Islamic bonds may be launched in fourth quarter | South China Morning Post
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  • Jan 25, 2015
  • Updated: 6:06pm

Islamic bonds may be launched in fourth quarter

PUBLISHED : Monday, 19 May, 2008, 12:00am
UPDATED : Monday, 19 May, 2008, 12:00am

Hong Kong could see its first Islamic bond issued in the fourth quarter if credit market conditions improve, sources said.

Frank Kwong See-wah, chairman of the Asia Capital Market Association, said several companies had considered issuing 'sukuk' - or Islamic bonds - to broaden their investor base. He did not identify the potential issuers.

'But we may not see the first sukuk in Hong Kong until the fourth quarter as the current timing is not good due to prevailing credit market conditions,' he said.

Global credit markets have been plunged into turmoil and credit spreads have widened significantly as a result of the crisis of confidence over the security of holding fixed-income assets in the wake of defaults triggered by the subprime crisis.

Mr Kwong said potential sukuk issuers also needed time to prepare and structure their bonds better to make sure their first issues would be successful.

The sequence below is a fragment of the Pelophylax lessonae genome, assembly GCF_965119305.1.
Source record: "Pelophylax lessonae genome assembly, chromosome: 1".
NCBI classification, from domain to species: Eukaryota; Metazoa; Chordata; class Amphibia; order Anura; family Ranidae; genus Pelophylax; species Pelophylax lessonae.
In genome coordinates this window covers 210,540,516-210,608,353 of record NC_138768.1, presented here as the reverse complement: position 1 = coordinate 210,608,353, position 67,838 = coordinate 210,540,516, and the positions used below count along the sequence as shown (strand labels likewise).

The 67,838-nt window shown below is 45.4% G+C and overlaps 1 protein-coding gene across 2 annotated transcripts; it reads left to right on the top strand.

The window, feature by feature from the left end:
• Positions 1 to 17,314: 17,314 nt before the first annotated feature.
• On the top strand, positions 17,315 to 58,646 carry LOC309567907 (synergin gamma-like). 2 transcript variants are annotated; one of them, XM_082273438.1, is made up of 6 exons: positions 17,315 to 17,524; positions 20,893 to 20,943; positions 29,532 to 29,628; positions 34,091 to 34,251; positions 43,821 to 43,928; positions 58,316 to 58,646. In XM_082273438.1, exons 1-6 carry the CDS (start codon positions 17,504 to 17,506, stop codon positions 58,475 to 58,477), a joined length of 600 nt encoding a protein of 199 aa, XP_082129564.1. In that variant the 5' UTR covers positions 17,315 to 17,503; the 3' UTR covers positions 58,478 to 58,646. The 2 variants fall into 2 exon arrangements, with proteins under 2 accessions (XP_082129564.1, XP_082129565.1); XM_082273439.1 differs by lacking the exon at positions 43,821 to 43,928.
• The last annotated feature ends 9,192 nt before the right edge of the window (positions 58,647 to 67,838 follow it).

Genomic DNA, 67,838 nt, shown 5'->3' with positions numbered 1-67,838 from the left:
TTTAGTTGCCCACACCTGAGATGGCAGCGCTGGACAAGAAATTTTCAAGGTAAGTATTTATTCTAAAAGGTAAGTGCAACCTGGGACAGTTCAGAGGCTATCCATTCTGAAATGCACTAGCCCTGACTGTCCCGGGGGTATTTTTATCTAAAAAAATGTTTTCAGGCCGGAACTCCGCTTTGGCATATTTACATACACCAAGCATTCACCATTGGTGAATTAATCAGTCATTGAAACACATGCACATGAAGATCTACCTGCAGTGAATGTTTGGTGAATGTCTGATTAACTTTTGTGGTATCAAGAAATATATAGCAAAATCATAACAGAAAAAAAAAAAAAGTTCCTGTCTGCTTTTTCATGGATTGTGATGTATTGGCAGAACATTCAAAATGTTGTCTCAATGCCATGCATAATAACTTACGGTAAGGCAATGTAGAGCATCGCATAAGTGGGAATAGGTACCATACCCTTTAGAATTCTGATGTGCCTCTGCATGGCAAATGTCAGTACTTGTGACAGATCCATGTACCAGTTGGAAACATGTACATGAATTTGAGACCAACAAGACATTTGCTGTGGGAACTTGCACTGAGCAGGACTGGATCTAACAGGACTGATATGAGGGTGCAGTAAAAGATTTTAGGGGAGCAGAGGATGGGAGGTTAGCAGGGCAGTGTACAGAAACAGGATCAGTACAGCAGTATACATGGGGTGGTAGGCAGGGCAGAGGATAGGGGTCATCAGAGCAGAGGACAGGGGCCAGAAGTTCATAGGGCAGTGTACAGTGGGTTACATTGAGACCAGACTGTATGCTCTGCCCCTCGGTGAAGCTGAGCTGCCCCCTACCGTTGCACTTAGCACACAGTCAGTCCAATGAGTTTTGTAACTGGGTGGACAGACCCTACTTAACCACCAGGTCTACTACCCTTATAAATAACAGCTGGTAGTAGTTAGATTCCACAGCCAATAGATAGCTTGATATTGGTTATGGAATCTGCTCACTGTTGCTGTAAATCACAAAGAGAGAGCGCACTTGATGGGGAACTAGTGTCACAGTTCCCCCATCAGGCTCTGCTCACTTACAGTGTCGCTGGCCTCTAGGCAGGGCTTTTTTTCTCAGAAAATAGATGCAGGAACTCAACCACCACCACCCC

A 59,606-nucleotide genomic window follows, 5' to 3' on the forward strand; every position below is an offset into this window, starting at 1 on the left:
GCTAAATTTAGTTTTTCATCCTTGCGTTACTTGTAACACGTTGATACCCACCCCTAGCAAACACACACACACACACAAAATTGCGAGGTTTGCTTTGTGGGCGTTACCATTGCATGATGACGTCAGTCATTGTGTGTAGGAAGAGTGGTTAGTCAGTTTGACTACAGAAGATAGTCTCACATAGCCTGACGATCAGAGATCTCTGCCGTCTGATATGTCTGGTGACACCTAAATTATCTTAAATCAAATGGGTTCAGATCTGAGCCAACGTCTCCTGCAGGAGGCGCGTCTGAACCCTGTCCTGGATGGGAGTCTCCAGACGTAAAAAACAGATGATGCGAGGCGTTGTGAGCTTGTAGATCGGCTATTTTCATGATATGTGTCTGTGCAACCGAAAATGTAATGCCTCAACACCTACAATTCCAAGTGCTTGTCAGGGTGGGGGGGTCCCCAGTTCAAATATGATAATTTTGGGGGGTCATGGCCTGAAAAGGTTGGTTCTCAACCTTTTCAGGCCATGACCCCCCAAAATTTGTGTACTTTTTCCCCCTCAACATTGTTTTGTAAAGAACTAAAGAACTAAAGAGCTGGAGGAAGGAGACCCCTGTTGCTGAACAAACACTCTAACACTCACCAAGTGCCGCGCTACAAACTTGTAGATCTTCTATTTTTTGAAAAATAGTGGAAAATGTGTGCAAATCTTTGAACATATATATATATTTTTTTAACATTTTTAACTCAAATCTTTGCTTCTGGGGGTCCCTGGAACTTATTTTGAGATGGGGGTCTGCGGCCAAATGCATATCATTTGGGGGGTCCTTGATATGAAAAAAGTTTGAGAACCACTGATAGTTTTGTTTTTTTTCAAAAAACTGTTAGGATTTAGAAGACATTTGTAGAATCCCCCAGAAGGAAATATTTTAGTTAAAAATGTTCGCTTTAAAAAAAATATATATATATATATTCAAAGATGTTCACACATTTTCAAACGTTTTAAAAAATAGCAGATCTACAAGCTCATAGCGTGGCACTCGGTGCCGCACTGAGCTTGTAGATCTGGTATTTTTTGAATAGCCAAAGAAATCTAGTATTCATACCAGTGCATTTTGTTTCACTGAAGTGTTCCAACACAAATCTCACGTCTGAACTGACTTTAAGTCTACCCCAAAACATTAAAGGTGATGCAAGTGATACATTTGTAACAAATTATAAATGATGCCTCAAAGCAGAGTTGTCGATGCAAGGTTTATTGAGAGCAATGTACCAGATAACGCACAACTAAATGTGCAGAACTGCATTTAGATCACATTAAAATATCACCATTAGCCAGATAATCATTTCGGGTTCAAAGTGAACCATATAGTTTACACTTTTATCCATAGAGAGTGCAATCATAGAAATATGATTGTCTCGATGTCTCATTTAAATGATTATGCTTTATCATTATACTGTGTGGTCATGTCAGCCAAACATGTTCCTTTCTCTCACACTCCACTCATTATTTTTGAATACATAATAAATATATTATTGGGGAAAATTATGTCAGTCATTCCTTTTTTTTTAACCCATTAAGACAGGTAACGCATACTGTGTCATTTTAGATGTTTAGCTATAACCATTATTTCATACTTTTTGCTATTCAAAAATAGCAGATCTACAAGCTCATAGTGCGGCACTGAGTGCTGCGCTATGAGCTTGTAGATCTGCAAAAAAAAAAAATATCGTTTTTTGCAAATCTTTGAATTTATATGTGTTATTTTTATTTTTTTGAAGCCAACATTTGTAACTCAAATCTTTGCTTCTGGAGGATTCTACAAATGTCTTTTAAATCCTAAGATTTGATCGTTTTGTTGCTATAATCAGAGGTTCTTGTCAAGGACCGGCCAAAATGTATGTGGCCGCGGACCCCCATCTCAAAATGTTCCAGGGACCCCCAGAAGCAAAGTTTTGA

Islamic finance has become a hot topic since Chief Executive Donald Tsang Yam-kuen unveiled plans in his policy address in October last year to target investments from Middle Eastern investors. Hang Seng Bank followed up on the address by issuing an Islamic index fund that invests in mainland stocks that comply with Islamic religious law.

Capital market watchers now expect public sector companies such as MTR Corp, the Airport Authority and Hong Kong Mortgage Corp to be the first Islamic bond issuers in the city.

A banker with a US lender in the city said with appropriate policy changes Hong Kong could leverage its existing strengths to establish Islamic finance. 'Some infrastructure such as the tax regime will need to be modified to meet Islamic rules,' she said.

Au King-lun, the chairman of the Hong Kong Securities Institute, said recent woes in the US, and low interest rates, would encourage Islamic funds to diversify their portfolios and increase their portion of investments in non-US markets.

A 25-member delegation led by Mr Au last month visited Malaysia, which is recognised as a Islamic finance centre within the region, to deepen members' understanding of Islamic finance. Delegates heard that many Islamic investors were interested in investing in the mainland.

'Hong Kong is well-placed to benefit from this trend,' Mr Au said. 'But in addition to having the necessary structures and policies in place, Hong Kong will require professionals who are well-versed and qualified in Islamic finance,' he added.

The institute intended to take a leadership role in this regard and plans to introduce training courses for members this year.

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